Moments before the opening serve in Maryland volleyball’s contest against Minnesota, Xfinity Pavilion fell to a rare hush.
For the previous hour, energetic music had engulfed the arena, serving as a precursor to the high-spirited Big Ten matchup to come. At this moment, however, the only noise emanating from the pavilion was the voice of the PA announcer, who instructed the almost nonexistent crowd to rise and remove their hats for the playing of the national anthem.
As the Terps lined up shoulder-to-shoulder, standing on the red hardwood baseline facing the American flag, middle blocker Rainelle Jones slowly dropped to one knee.
Jones, like many other athletes, has chosen to use her platform to protest racial injustice.
“I’ve always actually wanted to kneel during the anthem ever since I sort of got into the social justice movement, but I never had the courage to,” Jones said.
The nationwide protests over the summer pushed Jones to take a stand by taking a knee. It’s been her way of showing support for the movement.
“I want to sort of make my mark and make it known that I believe in this,” Jones said. “And this is what I’m gonna do to show that I’m advocating for it,”
While Jones and many other athletes believe kneeling during the national anthem is for the betterment of the country, they’re also aware of the dangers that come with amplifying their voices in a public platform.
“Colin Kaepernick he [had] the backlash of kneeling during the anthem,” Jones said. “And other people, other athletes have had a ton of backlash, with doing something that signifies what they believe in.”
However, Jones said conversations with her teammates and family allowed her to feel comfortable in her decision to strive for change. Those conversations kicked into gear after the police killing of George Floyd last May.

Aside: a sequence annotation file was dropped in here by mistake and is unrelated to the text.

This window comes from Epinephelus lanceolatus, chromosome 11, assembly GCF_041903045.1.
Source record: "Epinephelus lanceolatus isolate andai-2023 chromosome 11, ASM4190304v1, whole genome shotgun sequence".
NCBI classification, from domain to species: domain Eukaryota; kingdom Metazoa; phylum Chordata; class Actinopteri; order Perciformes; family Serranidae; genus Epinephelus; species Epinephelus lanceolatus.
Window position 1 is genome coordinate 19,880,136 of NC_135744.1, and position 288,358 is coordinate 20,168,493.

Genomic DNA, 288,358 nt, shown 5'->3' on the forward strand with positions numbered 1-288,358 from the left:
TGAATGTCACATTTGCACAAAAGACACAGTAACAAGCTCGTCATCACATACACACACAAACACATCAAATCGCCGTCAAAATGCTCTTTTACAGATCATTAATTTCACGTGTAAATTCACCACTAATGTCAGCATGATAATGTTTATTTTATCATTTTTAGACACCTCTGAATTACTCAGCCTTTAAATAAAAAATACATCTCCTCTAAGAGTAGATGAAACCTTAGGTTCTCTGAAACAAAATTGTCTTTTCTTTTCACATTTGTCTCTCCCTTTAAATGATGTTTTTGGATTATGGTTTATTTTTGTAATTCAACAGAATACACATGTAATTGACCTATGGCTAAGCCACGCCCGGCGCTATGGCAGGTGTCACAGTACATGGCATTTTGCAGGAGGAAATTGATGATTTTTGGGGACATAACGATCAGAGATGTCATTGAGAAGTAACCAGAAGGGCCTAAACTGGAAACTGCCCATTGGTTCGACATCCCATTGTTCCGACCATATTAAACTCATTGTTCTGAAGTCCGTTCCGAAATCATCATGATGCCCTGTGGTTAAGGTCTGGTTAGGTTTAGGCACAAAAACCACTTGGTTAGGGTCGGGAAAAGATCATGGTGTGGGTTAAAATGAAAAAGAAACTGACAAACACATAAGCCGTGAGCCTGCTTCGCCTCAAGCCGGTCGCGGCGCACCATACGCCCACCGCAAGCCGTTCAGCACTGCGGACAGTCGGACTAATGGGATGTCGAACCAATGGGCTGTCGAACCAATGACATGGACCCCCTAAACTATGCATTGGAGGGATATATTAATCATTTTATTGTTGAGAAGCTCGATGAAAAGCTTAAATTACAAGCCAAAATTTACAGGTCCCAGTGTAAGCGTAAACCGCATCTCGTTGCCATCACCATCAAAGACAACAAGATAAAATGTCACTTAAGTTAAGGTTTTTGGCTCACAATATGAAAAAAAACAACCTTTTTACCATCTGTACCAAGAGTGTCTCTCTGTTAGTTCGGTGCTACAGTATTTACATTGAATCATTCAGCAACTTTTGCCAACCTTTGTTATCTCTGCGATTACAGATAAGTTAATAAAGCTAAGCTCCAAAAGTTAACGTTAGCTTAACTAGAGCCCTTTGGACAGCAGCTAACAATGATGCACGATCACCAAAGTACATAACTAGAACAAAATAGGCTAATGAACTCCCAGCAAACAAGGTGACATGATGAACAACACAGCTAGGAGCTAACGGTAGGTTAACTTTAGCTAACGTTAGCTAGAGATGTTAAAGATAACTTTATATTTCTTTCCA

For Jones and the Terps, educating themselves and those around them is pivotal in their desire for promoting diversity and inclusion.
That has started by incorporating dialogue regarding racial equality into their routines, including discussing Black Lives Matter during pre-practice meetings. The team has also reached out to this university’s diversity and inclusion office.
And although the steps are small, they represent tangible progress for Jones.
“It’s definitely something that wasn’t talked about before in the past, and I feel like there’s a great opportunity for us to talk about [social issues],” Jones said. “It’s an open door, basically, for us to share our stories and our experiences and how we can … better our environment.”
As Jones continues advocating for racial equality — whether by kneeling for the anthem or writing “BLM” on her thumb tape before matches — she issued a call to action for her generation to stand up against racial oppression and make their voices heard.
“This is the time where we make our mark, and we find ways to improve from the last generation,” Jones said.